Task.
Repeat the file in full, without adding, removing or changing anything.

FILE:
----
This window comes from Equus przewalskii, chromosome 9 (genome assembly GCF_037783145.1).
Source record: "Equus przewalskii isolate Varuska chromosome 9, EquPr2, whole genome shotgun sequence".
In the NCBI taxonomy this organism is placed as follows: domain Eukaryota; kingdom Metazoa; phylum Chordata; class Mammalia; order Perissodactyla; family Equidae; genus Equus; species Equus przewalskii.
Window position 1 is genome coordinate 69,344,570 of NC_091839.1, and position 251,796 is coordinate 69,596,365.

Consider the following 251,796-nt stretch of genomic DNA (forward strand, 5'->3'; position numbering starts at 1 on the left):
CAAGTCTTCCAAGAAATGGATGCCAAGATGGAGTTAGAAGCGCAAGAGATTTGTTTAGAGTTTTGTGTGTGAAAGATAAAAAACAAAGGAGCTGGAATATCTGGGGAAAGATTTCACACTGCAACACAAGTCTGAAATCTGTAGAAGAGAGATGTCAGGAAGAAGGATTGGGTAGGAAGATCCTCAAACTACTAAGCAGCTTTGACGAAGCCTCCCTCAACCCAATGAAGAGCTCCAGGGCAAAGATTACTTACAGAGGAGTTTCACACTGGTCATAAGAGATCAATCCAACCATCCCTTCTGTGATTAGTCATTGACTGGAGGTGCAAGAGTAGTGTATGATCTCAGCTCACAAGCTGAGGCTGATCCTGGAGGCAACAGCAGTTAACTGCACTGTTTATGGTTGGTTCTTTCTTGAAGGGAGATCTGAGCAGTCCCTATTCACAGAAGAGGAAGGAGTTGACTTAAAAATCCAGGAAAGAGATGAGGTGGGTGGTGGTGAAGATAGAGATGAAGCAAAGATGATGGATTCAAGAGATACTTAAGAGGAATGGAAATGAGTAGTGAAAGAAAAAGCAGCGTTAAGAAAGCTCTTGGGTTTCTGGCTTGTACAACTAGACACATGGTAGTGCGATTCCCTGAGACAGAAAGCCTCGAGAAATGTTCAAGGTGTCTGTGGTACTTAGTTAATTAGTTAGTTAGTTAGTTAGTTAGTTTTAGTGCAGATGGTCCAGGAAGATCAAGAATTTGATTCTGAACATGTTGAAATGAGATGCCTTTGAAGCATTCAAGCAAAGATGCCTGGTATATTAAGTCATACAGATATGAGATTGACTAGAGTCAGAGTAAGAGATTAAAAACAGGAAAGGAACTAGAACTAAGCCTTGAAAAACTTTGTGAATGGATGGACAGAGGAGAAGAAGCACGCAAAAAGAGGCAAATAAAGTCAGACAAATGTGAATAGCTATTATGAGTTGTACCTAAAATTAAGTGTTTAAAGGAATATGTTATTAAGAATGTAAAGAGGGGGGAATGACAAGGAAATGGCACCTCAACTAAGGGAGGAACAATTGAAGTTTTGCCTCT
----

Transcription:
This window comes from Equus przewalskii, chromosome 9 (genome assembly GCF_037783145.1).
Source record: "Equus przewalskii isolate Varuska chromosome 9, EquPr2, whole genome shotgun sequence".
In the NCBI taxonomy this organism is placed as follows: domain Eukaryota; kingdom Metazoa; phylum Chordata; class Mammalia; order Perissodactyla; family Equidae; genus Equus; species Equus przewalskii.
Window position 1 is genome coordinate 69,344,570 of NC_091839.1, and position 251,796 is coordinate 69,596,365.

Consider the following 251,796-nt stretch of genomic DNA (forward strand, 5'->3'; position numbering starts at 1 on the left):
CAAGTCTTCCAAGAAATGGATGCCAAGATGGAGTTAGAAGCGCAAGAGATTTGTTTAGAGTTTTGTGTGTGAAAGATAAAAAACAAAGGAGCTGGAATATCTGGGGAAAGATTTCACACTGCAACACAAGTCTGAAATCTGTAGAAGAGAGATGTCAGGAAGAAGGATTGGGTAGGAAGATCCTCAAACTACTAAGCAGCTTTGACGAAGCCTCCCTCAACCCAATGAAGAGCTCCAGGGCAAAGATTACTTACAGAGGAGTTTCACACTGGTCATAAGAGATCAATCCAACCATCCCTTCTGTGATTAGTCATTGACTGGAGGTGCAAGAGTAGTGTATGATCTCAGCTCACAAGCTGAGGCTGATCCTGGAGGCAACAGCAGTTAACTGCACTGTTTATGGTTGGTTCTTTCTTGAAGGGAGATCTGAGCAGTCCCTATTCACAGAAGAGGAAGGAGTTGACTTAAAAATCCAGGAAAGAGATGAGGTGGGTGGTGGTGAAGATAGAGATGAAGCAAAGATGATGGATTCAAGAGATACTTAAGAGGAATGGAAATGAGTAGTGAAAGAAAAAGCAGCGTTAAGAAAGCTCTTGGGTTTCTGGCTTGTACAACTAGACACATGGTAGTGCGATTCCCTGAGACAGAAAGCCTCGAGAAATGTTCAAGGTGTCTGTGGTACTTAGTTAATTAGTTAGTTAGTTAGTTAGTTAGTTTTAGTGCAGATGGTCCAGGAAGATCAAGAATTTGATTCTGAACATGTTGAAATGAGATGCCTTTGAAGCATTCAAGCAAAGATGCCTGGTATATTAAGTCATACAGATATGAGATTGACTAGAGTCAGAGTAAGAGATTAAAAACAGGAAAGGAACTAGAACTAAGCCTTGAAAAACTTTGTGAATGGATGGACAGAGGAGAAGAAGCACGCAAAAAGAGGCAAATAAAGTCAGACAAATGTGAATAGCTATTATGAGTTGTACCTAAAATTAAGTGTTTAAAGGAATATGTTATTAAGAATGTAAAGAGGGGGGAATGACAAGGAAATGGCACCTCAACTAAGGGAGGAACAATTGAAGTTTTGCCTCT